#TheNewMiddle: Tell Us What The Middle Class Means To You

Jul 14, 2016
Originally published on August 1, 2016 9:07 am
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ROBERT SIEGEL, HOST:

Here at ALL THINGS CONSIDERED we've been exploring what it means to be middle-class in America today.

ARI SHAPIRO, HOST:

Economists say to be considered middle-class, a family of three needs to earn about $40,000 to $120,000 a year. Next week we'll visit one of the places where the middle class has shrunk faster than almost anywhere else in the country - Midland, Texas. As in many parts of the U.S., the middle class has shrunk in Midland because people there have gotten richer.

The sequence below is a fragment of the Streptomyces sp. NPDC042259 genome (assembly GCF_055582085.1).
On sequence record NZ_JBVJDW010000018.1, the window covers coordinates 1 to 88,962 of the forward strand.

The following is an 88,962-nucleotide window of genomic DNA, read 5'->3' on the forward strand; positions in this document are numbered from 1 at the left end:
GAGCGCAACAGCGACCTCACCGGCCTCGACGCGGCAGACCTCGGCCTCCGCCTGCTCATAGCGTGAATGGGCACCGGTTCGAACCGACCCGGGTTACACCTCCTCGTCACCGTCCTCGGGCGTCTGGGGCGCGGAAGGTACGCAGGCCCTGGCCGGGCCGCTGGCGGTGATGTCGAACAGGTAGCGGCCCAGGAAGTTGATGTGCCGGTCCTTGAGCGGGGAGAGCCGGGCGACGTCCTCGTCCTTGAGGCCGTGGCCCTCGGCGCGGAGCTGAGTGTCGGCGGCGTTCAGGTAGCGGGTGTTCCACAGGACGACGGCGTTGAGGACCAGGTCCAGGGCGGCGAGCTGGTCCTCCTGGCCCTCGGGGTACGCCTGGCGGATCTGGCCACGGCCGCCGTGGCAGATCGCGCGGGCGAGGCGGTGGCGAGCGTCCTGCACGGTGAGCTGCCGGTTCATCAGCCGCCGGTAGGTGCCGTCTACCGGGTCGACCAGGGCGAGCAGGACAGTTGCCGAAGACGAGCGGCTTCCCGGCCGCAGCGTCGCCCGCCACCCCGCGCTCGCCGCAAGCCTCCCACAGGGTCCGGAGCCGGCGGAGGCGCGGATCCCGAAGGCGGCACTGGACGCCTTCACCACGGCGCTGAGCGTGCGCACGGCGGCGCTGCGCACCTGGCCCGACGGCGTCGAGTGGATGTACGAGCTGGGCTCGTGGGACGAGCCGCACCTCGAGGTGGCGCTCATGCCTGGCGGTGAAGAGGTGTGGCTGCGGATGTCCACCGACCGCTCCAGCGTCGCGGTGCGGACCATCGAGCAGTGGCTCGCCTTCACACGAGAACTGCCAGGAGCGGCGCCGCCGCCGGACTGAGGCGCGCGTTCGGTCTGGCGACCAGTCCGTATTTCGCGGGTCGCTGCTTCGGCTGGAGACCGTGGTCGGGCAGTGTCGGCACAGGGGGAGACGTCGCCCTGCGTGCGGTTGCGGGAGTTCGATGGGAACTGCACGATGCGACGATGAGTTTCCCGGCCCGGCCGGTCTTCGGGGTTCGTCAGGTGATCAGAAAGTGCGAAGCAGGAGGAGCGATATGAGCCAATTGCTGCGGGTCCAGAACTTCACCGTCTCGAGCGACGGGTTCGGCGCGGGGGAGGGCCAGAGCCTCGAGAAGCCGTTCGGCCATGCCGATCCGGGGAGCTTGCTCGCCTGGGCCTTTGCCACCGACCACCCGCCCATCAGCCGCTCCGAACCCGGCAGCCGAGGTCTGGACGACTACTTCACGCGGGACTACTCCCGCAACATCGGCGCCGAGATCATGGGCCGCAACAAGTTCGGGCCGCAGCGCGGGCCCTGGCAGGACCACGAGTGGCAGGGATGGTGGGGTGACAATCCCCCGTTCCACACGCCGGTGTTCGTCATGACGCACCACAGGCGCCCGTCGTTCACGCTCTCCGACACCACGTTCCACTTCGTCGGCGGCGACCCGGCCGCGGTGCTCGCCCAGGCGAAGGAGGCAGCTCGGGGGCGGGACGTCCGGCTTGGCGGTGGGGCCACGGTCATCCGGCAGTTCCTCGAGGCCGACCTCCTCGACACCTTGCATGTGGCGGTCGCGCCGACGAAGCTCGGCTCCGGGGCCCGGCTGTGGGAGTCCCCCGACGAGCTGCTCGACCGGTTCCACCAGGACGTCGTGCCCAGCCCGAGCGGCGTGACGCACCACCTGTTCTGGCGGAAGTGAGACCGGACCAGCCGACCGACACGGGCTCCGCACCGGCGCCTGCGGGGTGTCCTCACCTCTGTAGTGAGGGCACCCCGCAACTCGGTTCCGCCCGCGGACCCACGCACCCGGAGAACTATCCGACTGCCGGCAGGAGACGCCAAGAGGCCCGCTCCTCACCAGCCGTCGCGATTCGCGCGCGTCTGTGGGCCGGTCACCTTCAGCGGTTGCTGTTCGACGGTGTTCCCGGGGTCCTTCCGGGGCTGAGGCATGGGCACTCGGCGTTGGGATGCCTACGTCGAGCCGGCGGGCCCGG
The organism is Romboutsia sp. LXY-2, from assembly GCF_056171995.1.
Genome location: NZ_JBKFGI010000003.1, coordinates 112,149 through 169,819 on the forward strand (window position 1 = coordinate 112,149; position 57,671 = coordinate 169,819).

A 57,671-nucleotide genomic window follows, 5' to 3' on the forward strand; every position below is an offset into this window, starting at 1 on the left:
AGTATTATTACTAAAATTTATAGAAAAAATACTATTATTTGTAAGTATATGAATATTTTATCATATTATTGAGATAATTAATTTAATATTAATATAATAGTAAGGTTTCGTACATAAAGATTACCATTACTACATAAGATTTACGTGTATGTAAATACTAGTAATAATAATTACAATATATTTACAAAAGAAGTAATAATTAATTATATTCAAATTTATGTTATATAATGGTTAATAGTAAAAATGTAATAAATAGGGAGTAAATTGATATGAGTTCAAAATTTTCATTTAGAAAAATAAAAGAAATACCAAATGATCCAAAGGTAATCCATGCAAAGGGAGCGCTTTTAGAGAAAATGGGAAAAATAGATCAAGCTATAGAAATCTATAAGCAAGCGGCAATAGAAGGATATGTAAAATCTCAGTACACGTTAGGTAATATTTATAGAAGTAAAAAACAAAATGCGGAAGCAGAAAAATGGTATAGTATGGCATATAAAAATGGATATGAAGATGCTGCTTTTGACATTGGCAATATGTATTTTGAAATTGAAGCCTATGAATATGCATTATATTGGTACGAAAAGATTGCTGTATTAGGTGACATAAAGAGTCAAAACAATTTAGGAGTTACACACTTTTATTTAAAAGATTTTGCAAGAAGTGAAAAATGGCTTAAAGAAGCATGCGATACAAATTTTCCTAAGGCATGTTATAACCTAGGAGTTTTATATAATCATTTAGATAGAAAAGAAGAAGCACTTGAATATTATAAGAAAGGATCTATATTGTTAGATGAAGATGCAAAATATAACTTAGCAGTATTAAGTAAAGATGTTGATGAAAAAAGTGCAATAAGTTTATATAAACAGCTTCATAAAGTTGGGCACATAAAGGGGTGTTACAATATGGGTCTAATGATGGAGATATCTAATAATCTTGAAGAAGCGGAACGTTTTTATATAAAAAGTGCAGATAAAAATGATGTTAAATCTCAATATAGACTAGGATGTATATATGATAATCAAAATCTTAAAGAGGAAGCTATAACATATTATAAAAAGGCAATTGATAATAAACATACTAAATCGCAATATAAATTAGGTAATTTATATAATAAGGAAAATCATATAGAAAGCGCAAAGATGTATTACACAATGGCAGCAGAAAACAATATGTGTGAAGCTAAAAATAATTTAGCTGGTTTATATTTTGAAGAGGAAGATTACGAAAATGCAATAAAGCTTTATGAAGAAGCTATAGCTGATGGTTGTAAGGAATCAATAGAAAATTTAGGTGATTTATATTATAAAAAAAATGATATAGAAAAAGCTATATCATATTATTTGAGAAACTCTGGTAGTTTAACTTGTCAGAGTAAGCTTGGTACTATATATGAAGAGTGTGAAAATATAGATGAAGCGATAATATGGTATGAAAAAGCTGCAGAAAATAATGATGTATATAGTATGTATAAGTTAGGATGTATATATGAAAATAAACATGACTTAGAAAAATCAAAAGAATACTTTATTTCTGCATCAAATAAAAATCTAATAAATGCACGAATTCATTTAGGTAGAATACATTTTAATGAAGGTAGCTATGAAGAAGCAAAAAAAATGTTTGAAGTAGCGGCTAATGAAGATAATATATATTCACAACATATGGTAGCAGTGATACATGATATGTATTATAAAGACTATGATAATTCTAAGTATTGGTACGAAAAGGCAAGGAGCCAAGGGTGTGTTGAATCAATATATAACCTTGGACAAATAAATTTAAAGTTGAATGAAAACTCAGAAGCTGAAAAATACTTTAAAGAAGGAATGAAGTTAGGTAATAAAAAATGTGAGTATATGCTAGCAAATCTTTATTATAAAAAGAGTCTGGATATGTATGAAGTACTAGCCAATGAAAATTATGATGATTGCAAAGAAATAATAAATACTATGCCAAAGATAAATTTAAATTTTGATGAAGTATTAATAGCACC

UNIDENTIFIED MAN: That's not to say that I'll be a millionaire next week or next year, but I feel that the momentum is coming. And I feel like I'm kind of at that tipping point where all the momentum up until this point is kind of getting ready to tip me over.

SIEGEL: Well, now we want to know what your middle class experience is like. On Twitter, some of you talked about being able to pay off your debts or having extra money for vacations. For St. Edwards University professor Chris Gerben, being middle-class means relocating for jobs. He's lived in five states in the last 15 years.

SHAPIRO: And to 42-year-old high school teacher Andrew Larson, middle class means working during summer vacations to help pay for his children's college tuition. Join our conversation. We're @NprATC, and use the hashtag #TheNewMiddle. Transcript provided by NPR, Copyright NPR.